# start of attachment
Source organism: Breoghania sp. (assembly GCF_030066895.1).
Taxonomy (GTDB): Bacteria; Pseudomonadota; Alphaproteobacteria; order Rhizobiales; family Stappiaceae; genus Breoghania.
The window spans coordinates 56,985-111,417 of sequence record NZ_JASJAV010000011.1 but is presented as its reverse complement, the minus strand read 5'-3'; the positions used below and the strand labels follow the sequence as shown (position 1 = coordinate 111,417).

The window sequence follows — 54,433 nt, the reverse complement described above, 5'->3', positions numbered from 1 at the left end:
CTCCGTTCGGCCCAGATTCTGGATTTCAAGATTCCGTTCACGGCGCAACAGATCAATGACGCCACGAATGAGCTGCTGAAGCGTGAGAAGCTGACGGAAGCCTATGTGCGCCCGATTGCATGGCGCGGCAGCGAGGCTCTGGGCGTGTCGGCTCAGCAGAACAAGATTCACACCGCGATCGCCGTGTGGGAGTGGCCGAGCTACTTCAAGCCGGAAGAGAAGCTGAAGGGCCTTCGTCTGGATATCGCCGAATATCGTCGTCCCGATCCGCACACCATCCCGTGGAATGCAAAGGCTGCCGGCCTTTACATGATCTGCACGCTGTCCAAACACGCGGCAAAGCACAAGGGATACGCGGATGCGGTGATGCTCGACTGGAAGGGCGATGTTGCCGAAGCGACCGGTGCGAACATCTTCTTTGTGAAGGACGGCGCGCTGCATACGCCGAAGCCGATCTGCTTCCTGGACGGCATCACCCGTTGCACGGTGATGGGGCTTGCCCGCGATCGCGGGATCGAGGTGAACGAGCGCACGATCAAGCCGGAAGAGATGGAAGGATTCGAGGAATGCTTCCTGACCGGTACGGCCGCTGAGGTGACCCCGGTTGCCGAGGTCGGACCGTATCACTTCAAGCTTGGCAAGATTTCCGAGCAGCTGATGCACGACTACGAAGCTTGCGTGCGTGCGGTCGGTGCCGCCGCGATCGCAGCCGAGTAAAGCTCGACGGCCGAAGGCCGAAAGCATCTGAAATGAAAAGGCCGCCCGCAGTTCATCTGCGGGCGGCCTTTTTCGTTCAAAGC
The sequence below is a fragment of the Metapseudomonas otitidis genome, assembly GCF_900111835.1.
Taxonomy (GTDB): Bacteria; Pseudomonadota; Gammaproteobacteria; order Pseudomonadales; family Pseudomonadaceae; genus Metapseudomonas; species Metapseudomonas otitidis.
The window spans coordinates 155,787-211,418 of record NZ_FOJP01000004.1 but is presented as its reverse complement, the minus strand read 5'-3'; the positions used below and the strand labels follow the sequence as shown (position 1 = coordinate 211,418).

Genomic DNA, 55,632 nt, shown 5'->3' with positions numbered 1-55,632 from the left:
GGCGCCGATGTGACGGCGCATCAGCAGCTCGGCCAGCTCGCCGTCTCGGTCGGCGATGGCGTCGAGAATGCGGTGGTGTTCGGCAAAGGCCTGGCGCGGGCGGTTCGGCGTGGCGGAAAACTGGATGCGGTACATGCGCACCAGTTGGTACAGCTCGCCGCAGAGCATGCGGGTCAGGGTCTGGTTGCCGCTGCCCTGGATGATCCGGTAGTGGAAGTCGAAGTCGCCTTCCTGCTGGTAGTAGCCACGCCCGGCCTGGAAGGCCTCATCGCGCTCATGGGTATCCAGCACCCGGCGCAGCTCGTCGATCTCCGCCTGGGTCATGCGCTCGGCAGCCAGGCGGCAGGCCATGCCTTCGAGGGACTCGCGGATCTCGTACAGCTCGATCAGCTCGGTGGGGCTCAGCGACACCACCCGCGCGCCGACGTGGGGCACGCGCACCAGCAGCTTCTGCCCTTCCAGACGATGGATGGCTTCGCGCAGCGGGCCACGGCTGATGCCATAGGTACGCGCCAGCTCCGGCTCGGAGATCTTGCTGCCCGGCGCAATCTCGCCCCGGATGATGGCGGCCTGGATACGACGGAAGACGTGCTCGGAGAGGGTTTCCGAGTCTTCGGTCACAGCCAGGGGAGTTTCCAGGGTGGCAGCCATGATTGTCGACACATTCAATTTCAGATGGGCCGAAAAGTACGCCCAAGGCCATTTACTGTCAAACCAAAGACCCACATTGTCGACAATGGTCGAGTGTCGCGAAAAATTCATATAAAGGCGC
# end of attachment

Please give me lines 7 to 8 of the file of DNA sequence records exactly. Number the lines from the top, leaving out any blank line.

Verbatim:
Taxonomy (GTDB): Bacteria; Pseudomonadota; Gammaproteobacteria; order Pseudomonadales; family Pseudomonadaceae; genus Metapseudomonas; species Metapseudomonas otitidis.
The window spans coordinates 155,787-211,418 of record NZ_FOJP01000004.1 but is presented as its reverse complement, the minus strand read 5'-3'; the positions used below and the strand labels follow the sequence as shown (position 1 = coordinate 211,418).